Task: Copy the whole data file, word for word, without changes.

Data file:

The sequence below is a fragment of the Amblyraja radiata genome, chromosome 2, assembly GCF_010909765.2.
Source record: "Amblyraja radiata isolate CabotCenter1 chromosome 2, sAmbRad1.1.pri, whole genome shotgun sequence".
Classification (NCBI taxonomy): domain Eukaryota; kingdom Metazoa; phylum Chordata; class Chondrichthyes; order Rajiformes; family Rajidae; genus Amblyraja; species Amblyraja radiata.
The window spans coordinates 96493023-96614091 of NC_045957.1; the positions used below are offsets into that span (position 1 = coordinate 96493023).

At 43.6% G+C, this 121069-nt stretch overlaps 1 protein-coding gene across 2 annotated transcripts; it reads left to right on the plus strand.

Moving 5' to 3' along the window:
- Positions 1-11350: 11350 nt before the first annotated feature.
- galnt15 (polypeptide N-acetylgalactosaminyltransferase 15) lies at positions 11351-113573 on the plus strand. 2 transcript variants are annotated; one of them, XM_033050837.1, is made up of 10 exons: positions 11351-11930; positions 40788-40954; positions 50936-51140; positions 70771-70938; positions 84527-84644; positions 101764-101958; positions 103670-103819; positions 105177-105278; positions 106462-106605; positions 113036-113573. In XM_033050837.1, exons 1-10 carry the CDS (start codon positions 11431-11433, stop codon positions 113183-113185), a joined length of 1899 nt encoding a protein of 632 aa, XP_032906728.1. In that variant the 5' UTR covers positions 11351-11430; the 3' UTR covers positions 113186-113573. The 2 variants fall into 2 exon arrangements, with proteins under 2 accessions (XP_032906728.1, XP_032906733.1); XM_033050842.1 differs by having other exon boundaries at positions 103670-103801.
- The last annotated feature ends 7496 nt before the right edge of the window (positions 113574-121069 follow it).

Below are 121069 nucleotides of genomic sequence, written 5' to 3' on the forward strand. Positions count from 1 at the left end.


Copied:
The sequence below is a fragment of the Amblyraja radiata genome, chromosome 2, assembly GCF_010909765.2.
Source record: "Amblyraja radiata isolate CabotCenter1 chromosome 2, sAmbRad1.1.pri, whole genome shotgun sequence".
Classification (NCBI taxonomy): domain Eukaryota; kingdom Metazoa; phylum Chordata; class Chondrichthyes; order Rajiformes; family Rajidae; genus Amblyraja; species Amblyraja radiata.
The window spans coordinates 96493023-96614091 of NC_045957.1; the positions used below are offsets into that span (position 1 = coordinate 96493023).

At 43.6% G+C, this 121069-nt stretch overlaps 1 protein-coding gene across 2 annotated transcripts; it reads left to right on the plus strand.

Moving 5' to 3' along the window:
- Positions 1-11350: 11350 nt before the first annotated feature.
- galnt15 (polypeptide N-acetylgalactosaminyltransferase 15) lies at positions 11351-113573 on the plus strand. 2 transcript variants are annotated; one of them, XM_033050837.1, is made up of 10 exons: positions 11351-11930; positions 40788-40954; positions 50936-51140; positions 70771-70938; positions 84527-84644; positions 101764-101958; positions 103670-103819; positions 105177-105278; positions 106462-106605; positions 113036-113573. In XM_033050837.1, exons 1-10 carry the CDS (start codon positions 11431-11433, stop codon positions 113183-113185), a joined length of 1899 nt encoding a protein of 632 aa, XP_032906728.1. In that variant the 5' UTR covers positions 11351-11430; the 3' UTR covers positions 113186-113573. The 2 variants fall into 2 exon arrangements, with proteins under 2 accessions (XP_032906728.1, XP_032906733.1); XM_033050842.1 differs by having other exon boundaries at positions 103670-103801.
- The last annotated feature ends 7496 nt before the right edge of the window (positions 113574-121069 follow it).

Below are 121069 nucleotides of genomic sequence, written 5' to 3' on the forward strand. Positions count from 1 at the left end.